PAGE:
A Punky Brewster: A Day with Heather McReynolds, Sixpoint Brewing Manager

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Oh, to be a brewer–days spent stirring bubbling, fragrant vats, nights perched over pints of your own creation. Sound like living the dream? For many, it does. Brewing beer on a professional scale is seen as the ultimate aspiration for hoards of enthusiasts, from award-winning homebrewers to rookie hobbyists and even discerning drinkers. But for Sixpoint Brewing Manager Heather McReynolds, it’s just another day at the office.

The 30-year-old native of Gainesville, Florida has been working in the industry in some form for almost a decade. After a few years of successful homebrewing, McReynolds got her commercial start in 2011 at The Cannon Brewpub in Columbus, Georgia. She trekked up to Red Hook in 2012 when Sixpoint offered her a spot on the core brewing team. Just two years later, she was promoted to her current role as brewing manager. With her infectious laugh and strawberry blonde hair falling past her shoulders, McReynolds doesn’t exactly fit the image of the burly, bearded and be-flanneled brewer. Yet, standing at just 5-feet tall, she’s become one of the most powerful women in craft beer–a powerhouse at Sixpoint, confidently guiding the massively popular brewery’s ship day-in and day-out.

What’s a typical day like for this accomplished brewer? McReynolds took some time out of her busy schedule to hash it out with me over beers at Bed-Stuy’s craft den Glorietta Baldy.


8:00AM – Coffee, Bananas & Beer
McReynolds’s workday begins hours before most of us can even stomach the thought of smelling beer. “I get up as late as I can. I am NOT a morning person,” she tells me. “I don’t know why brewers always start so early. Sometimes we’re there at 7:30.”

By 8am, her signature pink boots are on before she steps into the brewhouse. She’s already answered a dozen or so emails on the train ride over — requests for limited release firkins, orders for key ingredients like grain and hops, reports from the business team. It’s a good thing there’s plenty of coffee to get her going.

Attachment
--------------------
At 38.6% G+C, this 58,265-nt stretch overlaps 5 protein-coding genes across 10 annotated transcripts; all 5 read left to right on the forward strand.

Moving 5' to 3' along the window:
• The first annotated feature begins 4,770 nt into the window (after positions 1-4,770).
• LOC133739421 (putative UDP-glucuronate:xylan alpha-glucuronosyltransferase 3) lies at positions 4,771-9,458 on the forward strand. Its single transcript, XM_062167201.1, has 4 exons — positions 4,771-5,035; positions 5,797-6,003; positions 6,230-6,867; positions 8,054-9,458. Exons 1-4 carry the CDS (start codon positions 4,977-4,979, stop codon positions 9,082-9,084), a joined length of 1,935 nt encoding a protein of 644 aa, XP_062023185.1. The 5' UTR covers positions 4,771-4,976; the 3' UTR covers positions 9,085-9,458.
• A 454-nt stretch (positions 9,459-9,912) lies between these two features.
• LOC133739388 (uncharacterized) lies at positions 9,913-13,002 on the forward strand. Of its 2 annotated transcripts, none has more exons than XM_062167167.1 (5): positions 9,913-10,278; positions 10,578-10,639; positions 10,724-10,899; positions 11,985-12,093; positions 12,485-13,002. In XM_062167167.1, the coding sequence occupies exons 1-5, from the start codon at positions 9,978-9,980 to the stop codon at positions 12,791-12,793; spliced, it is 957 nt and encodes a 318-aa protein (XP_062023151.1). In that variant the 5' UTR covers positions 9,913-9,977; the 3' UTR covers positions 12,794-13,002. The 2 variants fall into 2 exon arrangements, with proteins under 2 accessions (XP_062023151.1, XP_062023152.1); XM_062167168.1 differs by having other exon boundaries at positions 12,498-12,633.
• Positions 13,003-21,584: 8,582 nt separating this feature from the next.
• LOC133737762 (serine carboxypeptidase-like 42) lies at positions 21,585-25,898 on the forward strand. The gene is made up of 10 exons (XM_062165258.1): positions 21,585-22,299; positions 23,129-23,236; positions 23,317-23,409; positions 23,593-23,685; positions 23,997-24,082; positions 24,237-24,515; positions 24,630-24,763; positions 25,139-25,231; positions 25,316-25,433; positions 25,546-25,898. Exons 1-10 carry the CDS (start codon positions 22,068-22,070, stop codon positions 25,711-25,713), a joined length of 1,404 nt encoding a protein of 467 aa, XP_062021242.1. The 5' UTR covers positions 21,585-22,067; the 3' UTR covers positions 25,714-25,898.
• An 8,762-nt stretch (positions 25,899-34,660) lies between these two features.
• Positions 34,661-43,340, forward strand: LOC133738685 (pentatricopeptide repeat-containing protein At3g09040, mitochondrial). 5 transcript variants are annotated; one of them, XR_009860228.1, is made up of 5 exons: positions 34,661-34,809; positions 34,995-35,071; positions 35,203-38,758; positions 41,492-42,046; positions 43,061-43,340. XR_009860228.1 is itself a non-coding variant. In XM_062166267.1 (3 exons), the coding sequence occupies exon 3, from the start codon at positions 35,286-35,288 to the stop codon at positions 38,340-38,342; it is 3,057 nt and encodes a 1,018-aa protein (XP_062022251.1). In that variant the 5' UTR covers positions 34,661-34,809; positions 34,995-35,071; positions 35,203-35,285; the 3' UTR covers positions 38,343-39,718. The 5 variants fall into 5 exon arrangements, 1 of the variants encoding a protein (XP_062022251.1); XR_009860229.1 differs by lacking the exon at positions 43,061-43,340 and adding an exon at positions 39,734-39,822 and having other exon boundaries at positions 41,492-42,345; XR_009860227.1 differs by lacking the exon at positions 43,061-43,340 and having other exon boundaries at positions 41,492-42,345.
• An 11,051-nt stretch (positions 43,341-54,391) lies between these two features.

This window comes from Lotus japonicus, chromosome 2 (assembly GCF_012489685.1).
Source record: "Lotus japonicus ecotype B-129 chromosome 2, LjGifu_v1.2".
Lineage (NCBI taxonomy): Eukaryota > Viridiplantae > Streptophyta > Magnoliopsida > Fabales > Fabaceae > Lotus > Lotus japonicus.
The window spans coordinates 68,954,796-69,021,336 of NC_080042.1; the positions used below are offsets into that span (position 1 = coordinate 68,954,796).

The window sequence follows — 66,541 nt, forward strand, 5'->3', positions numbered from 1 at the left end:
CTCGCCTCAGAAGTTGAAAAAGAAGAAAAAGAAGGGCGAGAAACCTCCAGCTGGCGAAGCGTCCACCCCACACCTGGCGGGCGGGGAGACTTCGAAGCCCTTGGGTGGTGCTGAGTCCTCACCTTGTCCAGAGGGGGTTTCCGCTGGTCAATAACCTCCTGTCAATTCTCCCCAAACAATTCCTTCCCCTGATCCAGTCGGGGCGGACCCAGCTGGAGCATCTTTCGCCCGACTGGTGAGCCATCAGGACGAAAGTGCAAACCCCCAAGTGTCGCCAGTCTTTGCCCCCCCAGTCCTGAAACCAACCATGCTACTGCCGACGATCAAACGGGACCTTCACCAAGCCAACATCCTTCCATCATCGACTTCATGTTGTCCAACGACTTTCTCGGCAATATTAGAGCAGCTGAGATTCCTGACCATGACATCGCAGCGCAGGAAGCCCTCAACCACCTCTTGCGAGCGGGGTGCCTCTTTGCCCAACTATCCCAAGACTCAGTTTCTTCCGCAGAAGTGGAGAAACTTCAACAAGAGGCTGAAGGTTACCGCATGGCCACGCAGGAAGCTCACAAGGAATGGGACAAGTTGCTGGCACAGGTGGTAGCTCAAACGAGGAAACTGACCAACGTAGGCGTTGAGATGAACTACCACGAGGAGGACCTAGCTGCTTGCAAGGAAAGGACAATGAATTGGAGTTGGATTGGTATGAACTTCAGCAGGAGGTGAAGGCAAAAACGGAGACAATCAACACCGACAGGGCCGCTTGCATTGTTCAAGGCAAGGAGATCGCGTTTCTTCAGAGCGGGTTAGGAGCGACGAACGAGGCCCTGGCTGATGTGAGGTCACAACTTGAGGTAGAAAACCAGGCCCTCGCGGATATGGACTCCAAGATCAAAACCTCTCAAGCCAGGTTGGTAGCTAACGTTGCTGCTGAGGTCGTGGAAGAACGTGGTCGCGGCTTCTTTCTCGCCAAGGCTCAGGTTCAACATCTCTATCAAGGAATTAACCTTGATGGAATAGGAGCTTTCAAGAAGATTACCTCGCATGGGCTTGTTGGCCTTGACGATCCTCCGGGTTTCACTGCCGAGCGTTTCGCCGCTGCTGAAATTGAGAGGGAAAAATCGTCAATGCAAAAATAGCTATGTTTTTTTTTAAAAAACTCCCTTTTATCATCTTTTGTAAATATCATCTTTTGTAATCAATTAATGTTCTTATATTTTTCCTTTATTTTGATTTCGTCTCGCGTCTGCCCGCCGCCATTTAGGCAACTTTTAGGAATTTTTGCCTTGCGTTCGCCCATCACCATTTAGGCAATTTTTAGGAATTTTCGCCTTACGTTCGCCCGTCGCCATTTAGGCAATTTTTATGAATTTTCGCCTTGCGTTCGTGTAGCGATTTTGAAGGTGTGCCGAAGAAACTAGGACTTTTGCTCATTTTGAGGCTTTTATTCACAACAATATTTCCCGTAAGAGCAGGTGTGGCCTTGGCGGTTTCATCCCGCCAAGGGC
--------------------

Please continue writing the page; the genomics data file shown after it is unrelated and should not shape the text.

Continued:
“We have a cozy relationship with a few local roasters that keep us in good coffee,” she says thankfully. Despite their international reach, Sixpoint remains committed to maintaining partnerships with Brooklyn-based and artisanal companies and sources beans from Gorilla Coffee and Stumptown’s Red Hook roastery for several of their recipes. “In the summer, Stumptown will even drop off a keg of cold brew for the brewery. It’s a pretty awesome perk.”

Armed with a cup of coffee and a banana — the light breakfast that inspired Sixpoint’s experimental “Your Place or Mine?,” a coffee-infused Hefeweizen collaboratively brewed with 508 Gastrobrewery’s Chris Cuzme for last month’s Beer 4 Beasts — Heather hits the floor. First stop is the almighty white board, where she meticulously charts out the day’s tasks, delegating duties to her fellow brewers and checking off what they’ve already covered. It might seem mundane, but Sixpoint is a tightly run operation–in a brewhouse packed to capacity, coordinating every little move matters, and the slightest setback can have huge ramifications.

“The thing that makes us very Brooklyn, is that we have no space,” she says. Large-scale brewing in such a small building is a tricky process, one that forces the four-person brewing team into the kind of intuitive dance routine performed by bartenders and barbacks stuck behind narrow bars. “Brew day is so time-sensitive–anything that delays you even a little can screw up the entire day.”

Adding fresh cherries to a new Sixpoint brew.

12:30PM – Lunch Time
With all that pressure, Heather always looks forward to some mid-day hang time with her staff. “We try to make it a point to eat lunch together as much as we can,” she explains. Lunch isn’t just a break in the workday — it’s also a chance to catch up with the staff in Sixpoint’s state-of-the-art Hospitality Room, which features a big picnic table, a few booths and a gourmet kitchen. “We’re all pretty tight. I actually get mad when people are on their phones — I want to chat about everyone’s day and get feedback on how things are going.”